-- Question for John --
I met my soulmate. We have been together nearly three years and have a baby boy. We have had several issues and we are finally stable in our new home. She wanted to be married from the start especially after the baby. We planned several times but timing and finances has not allowed us a level of comfort to be married. She currently is packing from a wicked fight.
I am extremely committed, am in love her deeply and tell her we will be married, just waiting for a more appropriate time (resolve finances, stability etc.). Additionally, she is fixated on me getting back with my ex which after many arguments is getting tiresome and I am resenting the accusation. She gave me an ultimatum as I still believe that later this year would be better.
-- Answer from John --
It would be sad to lose your soulmate due to fights.
Soulmates are grown — not merely found.
In other words, you can meet someone who has incredible soulmate potential. They feel like a soulmate. That IS their potential for you. But to turn that potential into a lasting reality, you will have to develop ways to overcome the inevitable challenges that arise (even in the best relationships). Otherwise, your love will be thrown off track and you can end up on the rocks.
Fights and conflictual issues can be looked at in two ways:
(1) A sign that the relationship is not workable, after all.
(2) A sign that both partners have an incredibly important opportunity to grow personally and learn new strategies to overcome conflict.
Research has shown that the most important difference between couples that split up, and those who stay together in love, is NOT the absence of conflictual issues. All couples have about the same amount of issues to deal with. The difference is in the skills that a couple is willing and able to develop in order to resolve their issues. It’s more about HOW you fight than what you fight about.
Note the word “wicked” in your last sentence. That’s what I’m talking about.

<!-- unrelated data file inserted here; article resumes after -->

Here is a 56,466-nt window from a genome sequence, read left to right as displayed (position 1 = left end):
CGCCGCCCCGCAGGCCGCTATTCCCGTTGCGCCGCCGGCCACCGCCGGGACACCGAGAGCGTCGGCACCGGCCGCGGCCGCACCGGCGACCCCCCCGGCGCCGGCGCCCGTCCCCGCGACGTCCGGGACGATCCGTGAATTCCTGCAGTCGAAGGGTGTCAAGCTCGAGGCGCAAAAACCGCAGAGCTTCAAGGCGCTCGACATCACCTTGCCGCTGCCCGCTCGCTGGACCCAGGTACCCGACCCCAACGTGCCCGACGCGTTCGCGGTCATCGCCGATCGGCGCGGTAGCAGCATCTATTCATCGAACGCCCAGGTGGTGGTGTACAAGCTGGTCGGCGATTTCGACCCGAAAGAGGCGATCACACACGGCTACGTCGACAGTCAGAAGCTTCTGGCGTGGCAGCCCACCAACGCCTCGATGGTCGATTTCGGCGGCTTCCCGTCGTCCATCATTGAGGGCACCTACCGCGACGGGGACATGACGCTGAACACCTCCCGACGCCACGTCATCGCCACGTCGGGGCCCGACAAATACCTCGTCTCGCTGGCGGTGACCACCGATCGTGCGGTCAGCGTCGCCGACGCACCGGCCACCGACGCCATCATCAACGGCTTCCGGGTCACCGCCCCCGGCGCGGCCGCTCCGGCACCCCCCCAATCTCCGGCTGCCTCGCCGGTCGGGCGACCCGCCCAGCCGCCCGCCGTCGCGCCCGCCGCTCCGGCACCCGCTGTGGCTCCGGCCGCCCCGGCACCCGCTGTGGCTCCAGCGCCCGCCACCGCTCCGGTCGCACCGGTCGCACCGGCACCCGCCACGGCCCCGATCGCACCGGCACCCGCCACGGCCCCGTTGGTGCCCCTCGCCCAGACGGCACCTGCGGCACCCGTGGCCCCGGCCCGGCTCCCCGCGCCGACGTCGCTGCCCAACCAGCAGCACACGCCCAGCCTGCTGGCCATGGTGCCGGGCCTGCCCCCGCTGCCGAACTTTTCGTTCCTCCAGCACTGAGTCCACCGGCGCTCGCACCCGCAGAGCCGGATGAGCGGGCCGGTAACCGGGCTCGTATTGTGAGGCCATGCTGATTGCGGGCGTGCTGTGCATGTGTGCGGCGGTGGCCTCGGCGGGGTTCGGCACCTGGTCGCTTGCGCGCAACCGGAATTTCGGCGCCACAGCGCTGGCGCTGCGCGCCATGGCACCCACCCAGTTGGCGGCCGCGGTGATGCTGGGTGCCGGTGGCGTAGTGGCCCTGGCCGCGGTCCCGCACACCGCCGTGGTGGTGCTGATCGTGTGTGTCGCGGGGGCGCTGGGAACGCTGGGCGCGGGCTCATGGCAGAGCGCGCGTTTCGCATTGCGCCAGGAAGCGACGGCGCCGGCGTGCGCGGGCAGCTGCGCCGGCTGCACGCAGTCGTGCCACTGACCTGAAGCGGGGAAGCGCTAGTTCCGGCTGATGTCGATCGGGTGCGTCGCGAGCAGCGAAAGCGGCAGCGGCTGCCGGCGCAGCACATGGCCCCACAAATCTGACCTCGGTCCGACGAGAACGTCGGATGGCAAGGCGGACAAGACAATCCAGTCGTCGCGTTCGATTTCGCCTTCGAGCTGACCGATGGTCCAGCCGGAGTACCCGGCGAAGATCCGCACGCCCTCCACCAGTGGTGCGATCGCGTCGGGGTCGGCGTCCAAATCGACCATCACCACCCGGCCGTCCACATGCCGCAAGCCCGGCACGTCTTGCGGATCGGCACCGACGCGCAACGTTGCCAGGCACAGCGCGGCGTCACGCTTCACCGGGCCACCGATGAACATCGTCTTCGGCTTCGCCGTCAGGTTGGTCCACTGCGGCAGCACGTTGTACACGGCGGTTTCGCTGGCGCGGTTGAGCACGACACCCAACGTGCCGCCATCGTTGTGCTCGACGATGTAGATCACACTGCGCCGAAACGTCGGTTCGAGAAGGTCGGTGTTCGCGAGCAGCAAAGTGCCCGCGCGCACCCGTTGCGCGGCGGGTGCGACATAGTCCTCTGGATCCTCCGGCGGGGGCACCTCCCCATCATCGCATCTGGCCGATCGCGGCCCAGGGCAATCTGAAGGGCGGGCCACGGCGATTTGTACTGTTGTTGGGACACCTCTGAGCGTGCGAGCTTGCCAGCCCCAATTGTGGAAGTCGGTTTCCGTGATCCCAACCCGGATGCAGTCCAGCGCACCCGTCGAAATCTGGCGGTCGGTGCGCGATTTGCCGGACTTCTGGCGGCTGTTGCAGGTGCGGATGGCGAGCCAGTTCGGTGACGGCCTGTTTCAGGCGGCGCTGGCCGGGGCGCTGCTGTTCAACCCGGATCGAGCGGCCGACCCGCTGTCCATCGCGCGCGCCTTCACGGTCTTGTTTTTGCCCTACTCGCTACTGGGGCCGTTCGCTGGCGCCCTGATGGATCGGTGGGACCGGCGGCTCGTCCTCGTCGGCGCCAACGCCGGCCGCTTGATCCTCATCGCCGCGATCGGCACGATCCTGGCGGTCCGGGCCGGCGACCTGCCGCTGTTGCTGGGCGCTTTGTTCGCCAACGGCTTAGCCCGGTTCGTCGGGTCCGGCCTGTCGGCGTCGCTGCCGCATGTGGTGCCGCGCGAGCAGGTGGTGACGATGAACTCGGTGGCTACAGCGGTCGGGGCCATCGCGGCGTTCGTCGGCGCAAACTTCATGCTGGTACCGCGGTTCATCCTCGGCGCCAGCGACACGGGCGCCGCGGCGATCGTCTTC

It sounds to me like you really have a choice. There is no “right” or “wrong” answer to your when to get married issue. This is a rather common issue about timing, which is being re-interpreted by each of you as something else. For example, some couples re-interpret it as a conflict over commitment vs. being entrapped. You have whatever your re-interpretations are. But that is not really the point. Get married now? Wait until later? Hmmmm… that’s not the real problem here that needs to be faced immediately.
The real problem here that needs to be faced immediately is how the two of you are currently engaging in the attempt to resolve the issue. If you continue to do it the way you are doing it now (“wicked”), you will continue to get the same results (“wicked”). Those results will more and more through time make it seem like (1) above is a true assessment of your relationship. IT ISN’T. It is rather a true assessment of the specific strategies you are each using to attempt to resolve the issue, i.e. they are not workable.
Change your strategies and you can change the entire look and feel of how you resolve challenges. The road to “Happily Ever After” includes many challenges, bumps and rocks. It’s not a fairy tale. Each of you is old enough to know this by now.
How you approach each challenge determines whether you can build rock-solid trust or end up on the rocks.
That’s the part you are looking at developing: a way to enable your challenges to strengthen (not weaken) your love. That’s why we put that as a subtitle, right out there. You gotta know how to master the challenges if you want the relationship to prosper (or possibly even survive).
I would suggest that you sit down with her and clarify the importance of (2) above and attempt to get her to join you in an attempt to grow some new strategies for resolving this issue. This is an incredibly important opportunity to develop new skills in dealing with conflict.
Do that, and you dramatically increase your chances to beat the odds and have a love that lasts.